Forum members thought that this was a very well-done, comprehensive summary of a large number of studies on alcohol and cardiovascular disease.  Some believed that two topics were not adequately discussed: (1) greater benefits from wine than from other beverages, a result seen in many studies, and (2) the importance of the pattern of drinking on the health effects of alcohol.  However, Forum members welcomed the discussion in the paper as to causality and regarding future directions in research, with more emphasis into how physicians and individual patients might respond to encouragement to consume alcohol for its potentially beneficial effects on cardiovascular disease.  Most believe that there is no substitute for balanced judgment by a knowledgeable, objective health professional when discussing alcohol intake, and this requires is a synthesis of common sense and the best available scientific facts as they apply to the individual.

Critique 034. A review of interventional studies in humans showing effects of alcohol on risk factors for cardiovascular disease 5 March 2011

Reference:  Brien SE, Ronksley PE,Turner BJ, Mukamal KJ, Ghali WA.  Effect of alcohol consumption on biological markers associated with risk of coronary heart disease: systematic review and meta-analysis of interventional studies.  BMJ 2011;342:d636; doi:10.1136/bmj.d636.

A summary paper on the effects of alcohol consumption on biologic mechanisms associated with coronary heart disease provides an excellent review of a large number of intervention studies in humans.  Appropriate analyses were done and the results are presented in a very clear fashion, although there was little discussion of the separate, independent effects of alcohol and polyphenols on risk factors.

The trials the authors reviewed have demonstrated that the moderate intake of alcoholic beverages leads to increases in HDL-cholesterol, apolipoprotein A1, and adiponectin and decreases in fibrinogen, all factors associated with a lower risk of heart disease.  The findings described in this paper strengthen the case for a causal link between alcohol intake and a reduced risk of coronary heart disease, suggesting that the lower risk of heart disease observed among moderate drinkers is caused by the alcoholic beverage itself, and not by other associated lifestyle factors.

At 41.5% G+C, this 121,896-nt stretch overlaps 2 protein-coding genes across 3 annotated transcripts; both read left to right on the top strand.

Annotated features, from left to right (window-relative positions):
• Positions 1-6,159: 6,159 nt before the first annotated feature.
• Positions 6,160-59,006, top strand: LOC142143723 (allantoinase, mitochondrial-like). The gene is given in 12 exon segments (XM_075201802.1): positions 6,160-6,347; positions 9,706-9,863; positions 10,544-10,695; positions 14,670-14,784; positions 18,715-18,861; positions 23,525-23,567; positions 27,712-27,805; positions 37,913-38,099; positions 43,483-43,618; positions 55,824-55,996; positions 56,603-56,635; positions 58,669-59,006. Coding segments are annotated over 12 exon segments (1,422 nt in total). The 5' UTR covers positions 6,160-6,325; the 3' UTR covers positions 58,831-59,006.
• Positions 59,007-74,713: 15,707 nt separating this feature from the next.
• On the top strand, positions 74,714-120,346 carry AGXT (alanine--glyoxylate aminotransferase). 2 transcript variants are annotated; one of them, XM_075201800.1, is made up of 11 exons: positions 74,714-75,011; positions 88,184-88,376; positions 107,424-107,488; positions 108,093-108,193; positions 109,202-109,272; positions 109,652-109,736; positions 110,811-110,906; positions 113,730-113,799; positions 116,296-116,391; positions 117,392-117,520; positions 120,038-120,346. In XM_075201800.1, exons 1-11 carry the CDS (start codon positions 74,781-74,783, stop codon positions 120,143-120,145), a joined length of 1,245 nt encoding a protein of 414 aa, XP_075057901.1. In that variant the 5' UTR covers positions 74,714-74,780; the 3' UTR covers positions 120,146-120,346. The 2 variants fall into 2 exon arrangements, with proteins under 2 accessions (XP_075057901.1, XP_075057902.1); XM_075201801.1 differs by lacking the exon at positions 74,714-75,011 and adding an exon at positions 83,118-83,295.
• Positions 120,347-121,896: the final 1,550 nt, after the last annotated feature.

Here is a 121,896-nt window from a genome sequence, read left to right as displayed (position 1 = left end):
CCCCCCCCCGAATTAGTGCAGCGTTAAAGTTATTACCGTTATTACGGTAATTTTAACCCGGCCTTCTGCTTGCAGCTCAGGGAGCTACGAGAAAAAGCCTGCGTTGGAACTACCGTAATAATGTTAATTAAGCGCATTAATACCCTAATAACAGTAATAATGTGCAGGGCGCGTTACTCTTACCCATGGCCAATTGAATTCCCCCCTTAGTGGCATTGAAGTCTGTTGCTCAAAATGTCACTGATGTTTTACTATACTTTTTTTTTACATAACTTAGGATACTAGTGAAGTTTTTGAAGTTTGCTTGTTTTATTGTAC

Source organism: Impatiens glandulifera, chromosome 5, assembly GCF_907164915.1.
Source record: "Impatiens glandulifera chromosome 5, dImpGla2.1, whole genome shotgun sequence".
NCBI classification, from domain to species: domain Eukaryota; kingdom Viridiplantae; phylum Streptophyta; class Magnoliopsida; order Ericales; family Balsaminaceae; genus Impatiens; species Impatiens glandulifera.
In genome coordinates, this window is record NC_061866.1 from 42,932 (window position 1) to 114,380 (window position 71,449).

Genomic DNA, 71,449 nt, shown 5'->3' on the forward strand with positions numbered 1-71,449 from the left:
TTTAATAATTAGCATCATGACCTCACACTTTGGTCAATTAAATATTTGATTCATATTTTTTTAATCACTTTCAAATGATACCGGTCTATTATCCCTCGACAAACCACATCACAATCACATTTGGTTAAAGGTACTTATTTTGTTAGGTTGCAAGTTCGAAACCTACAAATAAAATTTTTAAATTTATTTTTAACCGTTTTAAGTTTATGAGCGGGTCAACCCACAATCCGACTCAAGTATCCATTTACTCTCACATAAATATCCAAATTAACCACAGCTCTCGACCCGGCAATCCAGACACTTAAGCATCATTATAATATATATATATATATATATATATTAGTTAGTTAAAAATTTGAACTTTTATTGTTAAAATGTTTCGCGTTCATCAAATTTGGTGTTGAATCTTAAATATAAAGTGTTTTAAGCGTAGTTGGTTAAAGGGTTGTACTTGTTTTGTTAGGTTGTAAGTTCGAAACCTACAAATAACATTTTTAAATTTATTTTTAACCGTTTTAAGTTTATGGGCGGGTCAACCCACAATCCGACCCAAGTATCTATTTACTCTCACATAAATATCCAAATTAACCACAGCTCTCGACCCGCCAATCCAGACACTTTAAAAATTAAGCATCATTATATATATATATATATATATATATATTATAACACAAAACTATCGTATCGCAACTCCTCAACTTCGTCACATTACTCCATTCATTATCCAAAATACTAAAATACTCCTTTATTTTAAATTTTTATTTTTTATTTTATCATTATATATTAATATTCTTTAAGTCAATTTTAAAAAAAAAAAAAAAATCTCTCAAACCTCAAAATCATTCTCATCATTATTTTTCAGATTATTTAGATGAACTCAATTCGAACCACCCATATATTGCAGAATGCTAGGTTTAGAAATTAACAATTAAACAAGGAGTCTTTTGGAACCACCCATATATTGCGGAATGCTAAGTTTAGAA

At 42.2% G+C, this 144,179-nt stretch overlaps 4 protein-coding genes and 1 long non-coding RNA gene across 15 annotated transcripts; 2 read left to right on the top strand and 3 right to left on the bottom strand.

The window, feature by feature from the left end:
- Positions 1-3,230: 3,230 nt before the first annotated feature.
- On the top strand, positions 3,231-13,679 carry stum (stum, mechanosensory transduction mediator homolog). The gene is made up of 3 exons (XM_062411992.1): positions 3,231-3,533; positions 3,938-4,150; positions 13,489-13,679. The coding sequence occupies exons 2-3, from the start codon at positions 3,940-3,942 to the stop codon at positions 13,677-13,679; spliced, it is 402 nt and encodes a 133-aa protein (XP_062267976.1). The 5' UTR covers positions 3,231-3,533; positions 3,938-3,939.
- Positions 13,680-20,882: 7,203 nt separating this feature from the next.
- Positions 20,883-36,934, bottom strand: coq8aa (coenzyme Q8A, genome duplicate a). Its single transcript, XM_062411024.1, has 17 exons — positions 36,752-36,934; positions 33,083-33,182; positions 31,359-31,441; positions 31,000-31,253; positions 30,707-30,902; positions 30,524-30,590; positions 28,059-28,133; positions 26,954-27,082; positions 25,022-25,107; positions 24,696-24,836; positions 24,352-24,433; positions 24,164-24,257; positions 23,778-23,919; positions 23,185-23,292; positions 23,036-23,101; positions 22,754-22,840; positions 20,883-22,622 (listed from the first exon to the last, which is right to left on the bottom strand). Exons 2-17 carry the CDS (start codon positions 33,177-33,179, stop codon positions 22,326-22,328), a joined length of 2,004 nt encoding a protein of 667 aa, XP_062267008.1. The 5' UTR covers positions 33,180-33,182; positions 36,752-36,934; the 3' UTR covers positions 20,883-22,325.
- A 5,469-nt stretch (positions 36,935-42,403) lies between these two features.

Critique 033. Moderate-to-heavy alcohol intake may increase risk of atrial fibrillation.

12 February 2011

Reference:  Kodama S, Saito K, Tanaka S, Horikawa C, Saito A, Heianza Y, Anasako Y, Nishigaki Y, Yachi Y, Iida KT, Ohashi Y, Yamada N, Sone H.  Alcohol consumption and risk of atrial fibrillation.  A meta-analysis.  J Am Coll Cardiol 2011;57:427–436.

A number of well-done studies have shown an increase in the risk of atrial fibrillation to be associated with heavy alcohol intake or with alcoholism.  Most previous studies suggest little if any increase in risk from light-to-moderate drinking.  The present study was a meta-analysis based on 14 studies from Europe or North America.  It showed an increase in risk with alcohol, but there were limited dose-response data to determine if there was a threshold above which the risk was increased.  Overall, the scientific evidence from many studies suggests that at least heavy drinking may increase the risk of atrial fibrillation, although whether light-to-moderate intake increases the risk seems unlikely.  Previous basic scientific data of mechanisms of atrial fibrillation have suggested that alcohol has little effect on this arrhythmia.

Critique026. Chinese study suggests that alcohol increases angiographically significant   coronary artery disease. 8 December 2010

Reference:  Zhou X, Li C, Xu W, Hong X, Chen J.  Relation of alcohol consumption to angiographically proved coronary artery disease in Chinese men.  Am J Cardiol 2010;106:1101–1103.